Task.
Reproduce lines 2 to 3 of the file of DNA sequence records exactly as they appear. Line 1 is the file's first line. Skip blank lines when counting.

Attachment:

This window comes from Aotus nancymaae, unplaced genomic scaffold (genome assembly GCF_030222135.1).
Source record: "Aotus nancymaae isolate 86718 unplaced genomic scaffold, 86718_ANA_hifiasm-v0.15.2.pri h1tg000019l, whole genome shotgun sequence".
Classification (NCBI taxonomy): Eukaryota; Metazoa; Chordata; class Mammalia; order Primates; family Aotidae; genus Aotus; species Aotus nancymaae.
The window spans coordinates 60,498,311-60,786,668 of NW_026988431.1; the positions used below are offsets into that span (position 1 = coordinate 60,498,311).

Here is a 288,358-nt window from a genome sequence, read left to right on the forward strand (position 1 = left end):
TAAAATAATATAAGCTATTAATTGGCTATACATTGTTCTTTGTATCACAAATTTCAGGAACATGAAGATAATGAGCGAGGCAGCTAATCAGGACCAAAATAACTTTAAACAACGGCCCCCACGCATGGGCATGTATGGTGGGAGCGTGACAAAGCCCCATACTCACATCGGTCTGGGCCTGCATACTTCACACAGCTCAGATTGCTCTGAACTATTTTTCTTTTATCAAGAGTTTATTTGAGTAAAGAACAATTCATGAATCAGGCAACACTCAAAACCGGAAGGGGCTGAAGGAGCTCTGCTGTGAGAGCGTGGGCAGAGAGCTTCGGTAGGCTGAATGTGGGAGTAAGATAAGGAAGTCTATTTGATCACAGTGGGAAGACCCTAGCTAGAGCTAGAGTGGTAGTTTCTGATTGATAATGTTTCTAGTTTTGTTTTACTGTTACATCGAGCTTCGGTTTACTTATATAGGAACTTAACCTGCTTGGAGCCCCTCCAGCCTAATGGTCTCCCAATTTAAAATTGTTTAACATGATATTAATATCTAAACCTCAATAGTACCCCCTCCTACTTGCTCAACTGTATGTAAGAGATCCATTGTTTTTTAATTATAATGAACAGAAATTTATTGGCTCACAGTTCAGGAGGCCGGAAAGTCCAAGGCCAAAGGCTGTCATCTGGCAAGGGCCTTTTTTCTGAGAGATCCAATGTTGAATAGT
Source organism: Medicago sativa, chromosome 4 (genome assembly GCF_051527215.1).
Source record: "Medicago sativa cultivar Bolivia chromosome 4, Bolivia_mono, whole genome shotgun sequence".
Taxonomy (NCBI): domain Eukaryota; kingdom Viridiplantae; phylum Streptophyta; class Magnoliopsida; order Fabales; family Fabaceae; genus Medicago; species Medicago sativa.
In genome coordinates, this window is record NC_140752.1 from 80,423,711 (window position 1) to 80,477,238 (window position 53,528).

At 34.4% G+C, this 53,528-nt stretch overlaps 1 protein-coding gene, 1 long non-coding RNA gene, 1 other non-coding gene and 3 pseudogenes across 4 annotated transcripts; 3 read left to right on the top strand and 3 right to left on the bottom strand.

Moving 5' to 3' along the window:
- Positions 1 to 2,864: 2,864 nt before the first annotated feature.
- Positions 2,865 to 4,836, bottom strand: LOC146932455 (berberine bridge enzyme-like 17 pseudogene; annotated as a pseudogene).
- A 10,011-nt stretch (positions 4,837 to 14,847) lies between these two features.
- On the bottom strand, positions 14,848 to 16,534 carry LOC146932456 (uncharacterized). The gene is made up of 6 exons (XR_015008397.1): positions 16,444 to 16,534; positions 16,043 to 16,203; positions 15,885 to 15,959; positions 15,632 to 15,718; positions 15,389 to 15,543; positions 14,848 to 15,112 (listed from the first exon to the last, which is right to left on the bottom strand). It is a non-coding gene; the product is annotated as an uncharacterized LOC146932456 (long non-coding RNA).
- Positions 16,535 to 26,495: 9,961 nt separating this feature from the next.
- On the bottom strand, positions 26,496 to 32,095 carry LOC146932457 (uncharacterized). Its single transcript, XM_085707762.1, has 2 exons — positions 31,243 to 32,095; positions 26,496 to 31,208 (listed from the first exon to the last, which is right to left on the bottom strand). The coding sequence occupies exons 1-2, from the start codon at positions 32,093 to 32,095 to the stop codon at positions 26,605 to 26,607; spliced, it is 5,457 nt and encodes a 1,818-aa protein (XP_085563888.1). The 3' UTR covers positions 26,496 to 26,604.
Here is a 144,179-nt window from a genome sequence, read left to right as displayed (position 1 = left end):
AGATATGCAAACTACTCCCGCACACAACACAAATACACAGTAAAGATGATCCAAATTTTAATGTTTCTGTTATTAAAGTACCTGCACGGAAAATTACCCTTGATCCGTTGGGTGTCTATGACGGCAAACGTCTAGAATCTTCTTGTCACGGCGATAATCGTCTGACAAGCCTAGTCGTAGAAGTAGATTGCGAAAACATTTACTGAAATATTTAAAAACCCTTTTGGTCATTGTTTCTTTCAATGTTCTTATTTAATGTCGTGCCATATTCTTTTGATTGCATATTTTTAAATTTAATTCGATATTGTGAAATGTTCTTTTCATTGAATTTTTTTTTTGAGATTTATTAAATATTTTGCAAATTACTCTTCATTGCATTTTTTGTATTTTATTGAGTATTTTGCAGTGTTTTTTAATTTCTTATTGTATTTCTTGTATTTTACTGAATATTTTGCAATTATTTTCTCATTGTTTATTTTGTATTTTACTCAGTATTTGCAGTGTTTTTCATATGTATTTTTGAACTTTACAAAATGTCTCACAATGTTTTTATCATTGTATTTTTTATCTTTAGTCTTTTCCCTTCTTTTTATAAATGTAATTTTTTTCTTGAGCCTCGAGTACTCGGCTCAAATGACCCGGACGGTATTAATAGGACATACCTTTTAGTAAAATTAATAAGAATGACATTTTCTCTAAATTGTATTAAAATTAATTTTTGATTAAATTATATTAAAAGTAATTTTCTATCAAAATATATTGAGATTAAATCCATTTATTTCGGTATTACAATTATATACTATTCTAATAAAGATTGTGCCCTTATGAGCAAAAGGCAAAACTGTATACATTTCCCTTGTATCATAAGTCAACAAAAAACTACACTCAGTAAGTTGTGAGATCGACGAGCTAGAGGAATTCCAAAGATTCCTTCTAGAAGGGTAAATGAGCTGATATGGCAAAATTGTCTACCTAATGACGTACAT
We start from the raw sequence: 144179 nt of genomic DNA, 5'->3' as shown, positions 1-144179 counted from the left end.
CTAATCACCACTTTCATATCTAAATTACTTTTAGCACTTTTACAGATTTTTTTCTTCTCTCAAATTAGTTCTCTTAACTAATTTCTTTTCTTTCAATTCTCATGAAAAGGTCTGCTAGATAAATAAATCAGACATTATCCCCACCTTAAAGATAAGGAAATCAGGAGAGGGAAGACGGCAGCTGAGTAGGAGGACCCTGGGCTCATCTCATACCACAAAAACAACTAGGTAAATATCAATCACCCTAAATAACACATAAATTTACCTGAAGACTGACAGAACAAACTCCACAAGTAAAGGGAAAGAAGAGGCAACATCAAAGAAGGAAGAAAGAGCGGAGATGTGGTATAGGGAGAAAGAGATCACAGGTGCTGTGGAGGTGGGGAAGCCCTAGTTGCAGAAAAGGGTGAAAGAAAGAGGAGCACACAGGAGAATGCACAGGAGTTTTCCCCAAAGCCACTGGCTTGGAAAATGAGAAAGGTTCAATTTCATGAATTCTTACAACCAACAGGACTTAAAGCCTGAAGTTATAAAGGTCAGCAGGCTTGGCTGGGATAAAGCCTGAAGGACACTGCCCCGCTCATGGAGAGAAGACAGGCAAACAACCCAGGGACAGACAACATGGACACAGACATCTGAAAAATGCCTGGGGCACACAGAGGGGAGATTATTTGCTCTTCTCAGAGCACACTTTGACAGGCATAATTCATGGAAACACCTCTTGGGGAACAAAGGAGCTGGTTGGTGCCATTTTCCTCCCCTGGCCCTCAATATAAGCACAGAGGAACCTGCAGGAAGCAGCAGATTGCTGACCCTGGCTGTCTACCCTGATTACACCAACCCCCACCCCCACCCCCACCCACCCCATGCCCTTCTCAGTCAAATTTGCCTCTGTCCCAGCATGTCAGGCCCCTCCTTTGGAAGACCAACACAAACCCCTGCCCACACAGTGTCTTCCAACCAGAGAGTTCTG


Source record: "Aotus nancymaae isolate 86718 unplaced genomic scaffold, 86718_ANA_hifiasm-v0.15.2.pri h1tg000019l, whole genome shotgun sequence".
Classification (NCBI taxonomy): Eukaryota; Metazoa; Chordata; class Mammalia; order Primates; family Aotidae; genus Aotus; species Aotus nancymaae.